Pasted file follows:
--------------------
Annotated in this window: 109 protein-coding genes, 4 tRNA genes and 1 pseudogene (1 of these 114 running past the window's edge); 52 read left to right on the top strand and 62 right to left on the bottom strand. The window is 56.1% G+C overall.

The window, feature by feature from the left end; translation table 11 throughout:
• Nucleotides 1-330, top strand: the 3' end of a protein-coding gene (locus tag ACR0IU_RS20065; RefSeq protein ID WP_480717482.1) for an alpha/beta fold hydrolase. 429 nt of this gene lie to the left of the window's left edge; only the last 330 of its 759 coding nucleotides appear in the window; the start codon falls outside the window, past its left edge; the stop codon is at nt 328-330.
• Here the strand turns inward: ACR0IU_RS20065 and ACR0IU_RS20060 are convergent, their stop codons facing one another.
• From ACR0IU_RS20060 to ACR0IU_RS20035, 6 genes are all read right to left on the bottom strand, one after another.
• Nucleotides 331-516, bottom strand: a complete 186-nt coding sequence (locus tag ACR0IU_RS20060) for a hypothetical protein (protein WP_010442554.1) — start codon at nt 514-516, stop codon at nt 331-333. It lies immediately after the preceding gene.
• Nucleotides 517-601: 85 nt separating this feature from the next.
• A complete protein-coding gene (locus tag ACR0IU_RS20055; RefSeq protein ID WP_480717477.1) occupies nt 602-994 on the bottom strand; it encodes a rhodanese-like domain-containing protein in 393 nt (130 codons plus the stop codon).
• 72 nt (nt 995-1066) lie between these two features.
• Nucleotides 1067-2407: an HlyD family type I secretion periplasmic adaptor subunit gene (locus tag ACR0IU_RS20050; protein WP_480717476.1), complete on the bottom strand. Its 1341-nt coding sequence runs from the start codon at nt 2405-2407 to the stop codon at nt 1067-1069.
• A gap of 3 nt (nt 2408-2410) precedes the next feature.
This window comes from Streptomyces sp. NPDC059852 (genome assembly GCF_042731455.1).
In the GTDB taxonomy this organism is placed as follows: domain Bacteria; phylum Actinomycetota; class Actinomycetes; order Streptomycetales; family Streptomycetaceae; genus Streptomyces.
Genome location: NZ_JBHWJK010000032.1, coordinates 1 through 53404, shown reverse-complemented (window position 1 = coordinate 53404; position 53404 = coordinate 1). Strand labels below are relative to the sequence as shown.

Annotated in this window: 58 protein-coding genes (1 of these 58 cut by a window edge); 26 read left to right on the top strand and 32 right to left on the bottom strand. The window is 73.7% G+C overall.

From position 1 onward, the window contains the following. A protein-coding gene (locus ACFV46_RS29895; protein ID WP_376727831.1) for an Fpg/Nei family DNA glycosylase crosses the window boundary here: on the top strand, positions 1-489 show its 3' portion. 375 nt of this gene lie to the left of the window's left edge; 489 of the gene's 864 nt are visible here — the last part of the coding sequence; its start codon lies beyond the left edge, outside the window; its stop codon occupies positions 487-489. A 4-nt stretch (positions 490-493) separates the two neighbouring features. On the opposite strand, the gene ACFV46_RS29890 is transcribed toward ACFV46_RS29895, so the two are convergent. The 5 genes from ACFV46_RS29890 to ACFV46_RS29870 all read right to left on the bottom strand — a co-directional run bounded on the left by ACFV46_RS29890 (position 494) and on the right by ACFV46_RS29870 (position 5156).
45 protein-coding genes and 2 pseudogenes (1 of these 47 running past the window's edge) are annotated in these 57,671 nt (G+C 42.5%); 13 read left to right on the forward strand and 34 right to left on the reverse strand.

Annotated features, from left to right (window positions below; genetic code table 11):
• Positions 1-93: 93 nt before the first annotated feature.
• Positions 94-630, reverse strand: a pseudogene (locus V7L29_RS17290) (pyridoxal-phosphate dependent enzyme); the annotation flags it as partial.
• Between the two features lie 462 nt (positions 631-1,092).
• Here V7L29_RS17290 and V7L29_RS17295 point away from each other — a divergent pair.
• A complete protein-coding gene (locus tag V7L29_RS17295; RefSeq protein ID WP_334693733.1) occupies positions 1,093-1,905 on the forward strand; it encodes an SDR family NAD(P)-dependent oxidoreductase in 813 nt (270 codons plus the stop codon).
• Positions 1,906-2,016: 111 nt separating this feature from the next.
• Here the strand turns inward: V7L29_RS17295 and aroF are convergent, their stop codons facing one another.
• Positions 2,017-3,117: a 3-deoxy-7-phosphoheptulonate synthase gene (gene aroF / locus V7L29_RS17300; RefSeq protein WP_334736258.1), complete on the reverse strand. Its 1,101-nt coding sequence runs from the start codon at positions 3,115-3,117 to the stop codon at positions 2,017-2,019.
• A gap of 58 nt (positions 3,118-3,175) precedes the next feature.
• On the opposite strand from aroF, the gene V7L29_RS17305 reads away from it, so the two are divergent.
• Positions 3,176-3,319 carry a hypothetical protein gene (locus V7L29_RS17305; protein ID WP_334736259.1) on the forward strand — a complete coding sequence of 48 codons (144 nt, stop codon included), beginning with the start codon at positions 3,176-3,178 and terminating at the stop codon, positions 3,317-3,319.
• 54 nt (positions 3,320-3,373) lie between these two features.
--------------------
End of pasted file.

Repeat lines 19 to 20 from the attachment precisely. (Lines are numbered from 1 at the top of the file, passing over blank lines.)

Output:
• Positions 1-93: 93 nt before the first annotated feature.
• Positions 94-630, reverse strand: a pseudogene (locus V7L29_RS17290) (pyridoxal-phosphate dependent enzyme); the annotation flags it as partial.